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Alvernaz v. Colvin

United States District Court, E.D. California

April 2, 2014

CAROLYN W. COLVIN, Acting Commissioner of Social Security, Defendant.


ALLISON CLAIRE, Magistrate Judge.

Plaintiff, proceeding pro se, seeks judicial review of a final decision of the Commissioner of Social Security ("Commissioner") denying her application for a period of disability and disability insurance benefits ("DIB") under Title II of the Social Security Act ("the Act").[1] The parties' cross motions for summary judgment are pending, as is plaintiff's motion for remand. For the reasons discussed below, the court will grant plaintiff's motion for summary judgment (ECF No. 18) and motion for remand (ECF No. 13) in part, and will deny defendant's motion for summary judgment (ECF No. 19).


Plaintiff filed an application for DIB on August 11, 2010, alleging disability beginning on March 26, 2007. Administrative Record ("AR") 106-17. Plaintiff's application was denied initially and again upon reconsideration. AR 48-52, 53-57. On August 22, 2011, a hearing was held before administrative law judge ("ALJ") Daniel G. Heely. AR 28-72. Plaintiff appeared with attorney representation at the hearing, at which she and a vocational expert testified. See id. In a decision dated September 14, 2011, the ALJ found plaintiff not disabled. AR 10-18. The ALJ made the following findings (citations to 20 C.F.R. omitted):

1. The claimant meets the insured status requirements of the Social Security Act through December 31, 2012.
2. The claimant has not engaged in substantial gainful activity since March 26, 2007, the alleged onset date.
3. The claimant has the following severe impairment: fibromyalgia.
4. The claimant does not have an impairment or combination of impairments that meets or medically equals one of the listed impairments in 20 CFR Part 404, Subpart P, Appendix 1.
5. After careful consideration of the entire record, the undersigned finds the claimant has the residual functional capacity to perform a wide range of medium work as defined in 20 CFR 404.1567(c) and SSR 83-10 specifically as follows: the claimant can lift and/or carry 50 pounds occasionally and 25 pounds frequently, and she can sit, stand, and/or walk for six hours out of an eight-hour workday with normal breaks.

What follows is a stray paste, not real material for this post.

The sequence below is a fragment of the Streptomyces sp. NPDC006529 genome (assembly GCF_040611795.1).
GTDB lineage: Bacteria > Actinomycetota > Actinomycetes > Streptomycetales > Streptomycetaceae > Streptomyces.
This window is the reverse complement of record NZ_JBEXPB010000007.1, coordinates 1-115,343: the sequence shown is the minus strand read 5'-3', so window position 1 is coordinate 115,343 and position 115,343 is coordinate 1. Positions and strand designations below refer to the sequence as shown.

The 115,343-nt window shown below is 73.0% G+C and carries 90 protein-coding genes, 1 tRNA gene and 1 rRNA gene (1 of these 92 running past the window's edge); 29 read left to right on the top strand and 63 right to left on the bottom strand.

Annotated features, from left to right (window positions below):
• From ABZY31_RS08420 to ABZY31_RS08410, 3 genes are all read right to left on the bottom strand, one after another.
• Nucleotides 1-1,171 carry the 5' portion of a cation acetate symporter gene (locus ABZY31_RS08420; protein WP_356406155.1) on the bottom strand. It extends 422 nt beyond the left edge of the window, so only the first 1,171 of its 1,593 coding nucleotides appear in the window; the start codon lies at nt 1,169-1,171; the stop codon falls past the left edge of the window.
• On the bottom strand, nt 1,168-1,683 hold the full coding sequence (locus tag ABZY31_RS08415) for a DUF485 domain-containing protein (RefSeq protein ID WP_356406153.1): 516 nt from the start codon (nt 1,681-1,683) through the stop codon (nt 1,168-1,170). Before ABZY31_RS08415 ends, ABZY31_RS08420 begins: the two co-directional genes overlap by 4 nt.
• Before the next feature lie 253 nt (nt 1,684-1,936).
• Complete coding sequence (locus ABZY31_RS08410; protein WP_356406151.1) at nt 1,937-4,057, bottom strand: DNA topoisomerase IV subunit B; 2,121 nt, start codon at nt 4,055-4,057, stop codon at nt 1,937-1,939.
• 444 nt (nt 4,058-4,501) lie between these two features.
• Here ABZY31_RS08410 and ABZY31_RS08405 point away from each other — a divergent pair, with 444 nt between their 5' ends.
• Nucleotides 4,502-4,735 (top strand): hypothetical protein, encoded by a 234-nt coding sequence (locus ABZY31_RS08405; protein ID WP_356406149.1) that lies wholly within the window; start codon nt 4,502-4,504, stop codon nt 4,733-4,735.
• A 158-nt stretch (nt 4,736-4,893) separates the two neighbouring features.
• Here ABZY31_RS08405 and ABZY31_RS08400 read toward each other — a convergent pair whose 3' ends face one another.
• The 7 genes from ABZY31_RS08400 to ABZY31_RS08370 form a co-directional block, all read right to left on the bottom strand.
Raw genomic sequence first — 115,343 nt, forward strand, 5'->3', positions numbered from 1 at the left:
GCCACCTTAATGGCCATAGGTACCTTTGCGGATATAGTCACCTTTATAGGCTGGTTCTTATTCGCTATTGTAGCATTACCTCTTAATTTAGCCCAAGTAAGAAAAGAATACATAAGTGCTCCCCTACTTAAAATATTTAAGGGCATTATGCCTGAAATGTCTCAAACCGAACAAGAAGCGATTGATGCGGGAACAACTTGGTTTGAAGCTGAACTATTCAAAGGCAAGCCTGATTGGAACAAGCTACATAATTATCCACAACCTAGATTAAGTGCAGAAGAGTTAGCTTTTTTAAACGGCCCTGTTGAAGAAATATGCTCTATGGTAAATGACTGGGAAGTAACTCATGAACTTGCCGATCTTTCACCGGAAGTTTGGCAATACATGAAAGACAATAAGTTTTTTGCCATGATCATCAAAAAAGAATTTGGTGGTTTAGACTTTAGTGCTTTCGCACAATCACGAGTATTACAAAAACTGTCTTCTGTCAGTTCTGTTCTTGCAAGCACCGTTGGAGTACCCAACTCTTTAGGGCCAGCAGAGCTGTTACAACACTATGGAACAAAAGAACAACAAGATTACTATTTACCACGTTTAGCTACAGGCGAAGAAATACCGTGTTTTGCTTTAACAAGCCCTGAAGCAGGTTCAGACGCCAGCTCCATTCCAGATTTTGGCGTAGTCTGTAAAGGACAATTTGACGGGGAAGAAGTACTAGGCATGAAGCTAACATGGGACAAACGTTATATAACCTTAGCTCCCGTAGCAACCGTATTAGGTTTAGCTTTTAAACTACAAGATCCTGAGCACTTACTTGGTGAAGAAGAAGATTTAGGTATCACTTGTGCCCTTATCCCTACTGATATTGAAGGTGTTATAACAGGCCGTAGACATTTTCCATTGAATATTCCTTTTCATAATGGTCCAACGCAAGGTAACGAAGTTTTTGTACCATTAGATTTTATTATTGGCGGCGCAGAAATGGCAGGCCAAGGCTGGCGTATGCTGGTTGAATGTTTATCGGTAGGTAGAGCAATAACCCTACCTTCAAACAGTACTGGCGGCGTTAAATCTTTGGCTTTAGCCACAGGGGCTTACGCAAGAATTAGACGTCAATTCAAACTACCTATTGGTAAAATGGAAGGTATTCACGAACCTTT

6. The claimant is capable of performing past relevant work as a clerk/typist and telephone clerk/receptionist. This work does not require the performance of work-related activities precluded by the claimant's residual functional capacity.
7. The claimant has not been under a disability, as defined in the Social Security Act, from March 26, 2007, through the date of this decision.

AR 10-18.

Plaintiff requested review of the ALJ's decision by the Appeals Council, but the Council denied review on November 29, 2012, leaving the ALJ's decision as the final decision of the Commissioner of Social Security. AR 1-3.


Born on November 15, 1977, plaintiff was 29 years old on the alleged onset date of disability and 33 years old at the time of the administrative hearing. Plaintiff has an associate's degree in business administration, AR 27, and last worked as an account clerk, a call center worker, and a data entry clerk, AR 41.


The Commissioner's decision that a claimant is not disabled will be upheld if the findings of fact are supported by substantial evidence in the record and the proper legal standards were applied. Schneider v. Comm'r of the Soc. Sec. Admin. , 223 F.3d 968, 973 (9th Cir. 2000); Morgan v. Comm'r of the Soc. Sec. Admin. , 169 F.3d 595, 599 (9th Cir. 1999); Tackett v. Apfel , 180 F.3d 1094, 1097 (9th Cir. 1999).

The findings of the Commissioner as to any fact, if supported by substantial evidence, are conclusive. See Miller v. Heckler , 770 F.2d 845, 847 (9th Cir. 1985). Substantial evidence is more than a mere scintilla, but less than a preponderance. Saelee v. Chater , 94 F.3d 520, 521 (9th Cir. 1996). "It means such evidence as a reasonable mind might accept as adequate to support a conclusion." Richardson v. Perales , 402 U.S. 389, 401 (1971) (quoting Consol. Edison Co. v. N.L.R.B. , 305 U.S. 197, 229 (1938)). "While inferences from the record can constitute substantial evidence, only those reasonably drawn from the record' will suffice." Widmark v. Barnhart , 454 F.3d 1063, 1066 (9th Cir.2006) (citation omitted).

Although this court cannot substitute its discretion for that of the Commissioner, the court nonetheless must review the record as a whole, "weighing both the evidence that supports and the evidence that detracts from the [Commissioner's] conclusion." Desrosiers v. Sec'y of Health and Hum. Servs. , 846 F.2d 573, 576 (9th Cir.1988); see also Jones v. Heckler , 760 F.2d 993, 995 (9th Cir.1985).

"The ALJ is responsible for determining credibility, resolving conflicts in medical testimony, and resolving ambiguities." Edlund v. Massanari , 253 F.3d 1152, 1156 (9th Cir. 2001) (citations omitted). "Where the evidence is susceptible to more than one rational interpretation, one of which supports the ALJ's decision, the ALJ's conclusion must be upheld." Thomas v. Barnhart , 278 F.3d 947, 954 (9th Cir. 2002). However, the court may review only the reasons stated by the ALJ in his decision "and may not affirm the ALJ on a ground upon ...

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